3. It’s also worth noting that independents running against Republicans didn’t show as well as some may have hoped. Andrew Stober, an independent who gained support among largely young people and bike enthusiasts, only secured about 16,000 votes while Taubenberger, Oh and O’Brien were fighting it out in the 34,000 vote range.

The state Supreme Court

From left: Kevin Dougherty, David Wecht and Christine Donohue.

From left: Kevin Dougherty, David Wecht and Christine Donohue.

Three things to know:

1. Well guys, this is pretty huge. And kind of unexpected. In a statewide trouncing of the Republicans, all three Democrats vying for three open seats on the statewide Supreme Court won, signaling what could ultimately mean a huge shift for the court and for the state of Pennsylvania. Read here about the stakes.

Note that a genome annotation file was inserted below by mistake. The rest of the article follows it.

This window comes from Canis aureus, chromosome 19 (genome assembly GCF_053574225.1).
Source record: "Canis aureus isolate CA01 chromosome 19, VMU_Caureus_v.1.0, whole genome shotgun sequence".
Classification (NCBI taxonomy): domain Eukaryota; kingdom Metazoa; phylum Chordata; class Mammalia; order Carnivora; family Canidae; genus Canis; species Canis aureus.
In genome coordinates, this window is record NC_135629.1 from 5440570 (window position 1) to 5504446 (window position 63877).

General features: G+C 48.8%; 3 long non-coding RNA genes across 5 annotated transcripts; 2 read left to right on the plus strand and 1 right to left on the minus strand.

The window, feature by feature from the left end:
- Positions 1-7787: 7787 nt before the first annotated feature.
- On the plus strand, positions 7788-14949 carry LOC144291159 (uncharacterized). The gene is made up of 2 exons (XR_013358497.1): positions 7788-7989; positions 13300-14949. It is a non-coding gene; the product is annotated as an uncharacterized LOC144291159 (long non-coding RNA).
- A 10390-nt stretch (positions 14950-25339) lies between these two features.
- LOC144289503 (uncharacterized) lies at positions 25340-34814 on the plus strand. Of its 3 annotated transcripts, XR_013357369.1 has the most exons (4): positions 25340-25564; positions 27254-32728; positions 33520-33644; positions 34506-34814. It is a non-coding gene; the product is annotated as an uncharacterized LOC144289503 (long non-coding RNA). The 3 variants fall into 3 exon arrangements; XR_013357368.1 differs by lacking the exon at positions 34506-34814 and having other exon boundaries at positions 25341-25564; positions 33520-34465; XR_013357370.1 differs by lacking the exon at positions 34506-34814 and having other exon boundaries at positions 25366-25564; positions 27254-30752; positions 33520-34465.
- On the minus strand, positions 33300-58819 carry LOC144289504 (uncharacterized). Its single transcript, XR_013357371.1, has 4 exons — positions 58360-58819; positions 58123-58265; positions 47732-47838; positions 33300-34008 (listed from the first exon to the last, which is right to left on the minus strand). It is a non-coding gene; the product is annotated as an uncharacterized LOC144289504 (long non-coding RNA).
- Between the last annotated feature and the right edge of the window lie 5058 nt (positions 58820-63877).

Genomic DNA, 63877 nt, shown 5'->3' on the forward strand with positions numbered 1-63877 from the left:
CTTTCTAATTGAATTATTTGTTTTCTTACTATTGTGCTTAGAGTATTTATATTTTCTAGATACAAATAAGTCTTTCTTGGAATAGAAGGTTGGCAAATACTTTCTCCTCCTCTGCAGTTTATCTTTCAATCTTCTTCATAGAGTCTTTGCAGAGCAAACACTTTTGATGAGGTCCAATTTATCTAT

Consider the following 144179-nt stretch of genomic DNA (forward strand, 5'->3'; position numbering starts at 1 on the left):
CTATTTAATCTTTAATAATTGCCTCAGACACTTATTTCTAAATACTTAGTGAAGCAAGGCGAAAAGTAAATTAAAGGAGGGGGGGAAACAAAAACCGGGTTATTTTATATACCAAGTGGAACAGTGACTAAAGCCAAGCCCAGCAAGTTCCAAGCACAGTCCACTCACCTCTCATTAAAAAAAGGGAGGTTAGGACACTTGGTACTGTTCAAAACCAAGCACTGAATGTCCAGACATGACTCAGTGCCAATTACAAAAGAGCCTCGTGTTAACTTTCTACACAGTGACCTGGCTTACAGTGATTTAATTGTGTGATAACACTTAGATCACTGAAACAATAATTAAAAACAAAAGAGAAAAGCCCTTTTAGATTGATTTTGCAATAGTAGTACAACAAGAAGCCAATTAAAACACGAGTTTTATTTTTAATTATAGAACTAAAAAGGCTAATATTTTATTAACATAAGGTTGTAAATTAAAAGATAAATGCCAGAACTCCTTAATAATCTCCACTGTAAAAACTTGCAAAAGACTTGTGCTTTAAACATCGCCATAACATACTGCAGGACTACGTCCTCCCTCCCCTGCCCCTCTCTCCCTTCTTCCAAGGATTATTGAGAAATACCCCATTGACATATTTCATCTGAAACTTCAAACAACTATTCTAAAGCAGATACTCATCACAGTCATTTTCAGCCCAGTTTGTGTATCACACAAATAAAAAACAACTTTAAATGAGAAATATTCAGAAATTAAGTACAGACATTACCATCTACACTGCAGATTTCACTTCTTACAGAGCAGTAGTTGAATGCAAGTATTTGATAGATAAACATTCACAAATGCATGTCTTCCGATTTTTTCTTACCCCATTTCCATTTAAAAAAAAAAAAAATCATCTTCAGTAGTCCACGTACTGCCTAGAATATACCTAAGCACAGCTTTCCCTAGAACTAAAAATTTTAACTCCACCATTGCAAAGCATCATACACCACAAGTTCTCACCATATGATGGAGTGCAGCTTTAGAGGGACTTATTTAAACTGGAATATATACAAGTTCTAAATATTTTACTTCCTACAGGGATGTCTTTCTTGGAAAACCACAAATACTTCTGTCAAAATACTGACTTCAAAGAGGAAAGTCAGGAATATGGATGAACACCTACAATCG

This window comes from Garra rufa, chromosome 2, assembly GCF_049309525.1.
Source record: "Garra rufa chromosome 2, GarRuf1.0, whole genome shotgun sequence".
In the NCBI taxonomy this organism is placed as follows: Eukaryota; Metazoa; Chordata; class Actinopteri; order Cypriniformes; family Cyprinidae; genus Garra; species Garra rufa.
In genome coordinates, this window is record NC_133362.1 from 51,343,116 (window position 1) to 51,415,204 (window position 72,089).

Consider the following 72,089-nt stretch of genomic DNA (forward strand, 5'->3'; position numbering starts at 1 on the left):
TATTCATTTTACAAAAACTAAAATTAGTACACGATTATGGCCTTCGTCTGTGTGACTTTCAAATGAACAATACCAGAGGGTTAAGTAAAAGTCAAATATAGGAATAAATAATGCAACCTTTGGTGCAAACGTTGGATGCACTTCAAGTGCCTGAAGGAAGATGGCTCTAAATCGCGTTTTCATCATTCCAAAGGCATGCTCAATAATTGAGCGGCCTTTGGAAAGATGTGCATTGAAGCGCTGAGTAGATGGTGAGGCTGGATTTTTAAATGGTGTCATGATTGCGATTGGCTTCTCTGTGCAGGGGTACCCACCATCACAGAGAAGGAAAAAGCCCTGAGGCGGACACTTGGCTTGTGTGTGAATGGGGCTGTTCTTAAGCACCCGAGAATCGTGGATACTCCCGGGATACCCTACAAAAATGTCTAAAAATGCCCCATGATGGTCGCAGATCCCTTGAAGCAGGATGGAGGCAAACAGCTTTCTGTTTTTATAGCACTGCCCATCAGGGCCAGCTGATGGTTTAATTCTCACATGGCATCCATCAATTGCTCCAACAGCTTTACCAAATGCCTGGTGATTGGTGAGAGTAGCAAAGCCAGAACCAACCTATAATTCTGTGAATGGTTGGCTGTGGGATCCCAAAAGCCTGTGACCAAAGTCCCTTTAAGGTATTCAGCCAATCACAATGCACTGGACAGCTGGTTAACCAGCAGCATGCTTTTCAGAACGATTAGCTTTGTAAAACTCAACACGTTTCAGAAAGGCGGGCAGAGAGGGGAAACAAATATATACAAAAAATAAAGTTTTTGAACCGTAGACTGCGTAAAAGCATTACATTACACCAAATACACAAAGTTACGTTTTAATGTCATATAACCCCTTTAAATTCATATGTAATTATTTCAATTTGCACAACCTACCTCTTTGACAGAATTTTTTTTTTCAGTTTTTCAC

2. The election being over also means that the court is going to fundamentally change, as it’s been left sort of in shambles because of controversy, scandal and age. One Supreme Court justice left after being convicted on felony charges, another retired after he was accused of using his state computer to share porn and yet another is being questioned for his pornography consumption on his private email address. Other justices have retired, or are soon going to retire.

3. One of the three Democrats is from Philly. His name is Kevin Dougherty, and you probably know that name from seeing it plastered across the city for the last several months. Kevin Dougherty is the brother of John Dougherty, the notorious union boss here in Philly who has used his union IBEW Local 98 to dump millions into political elections across Pennsylvania. IBEW spent hundreds of thousands of dollars on Dougherty’s campaign, and it appears to have paid off.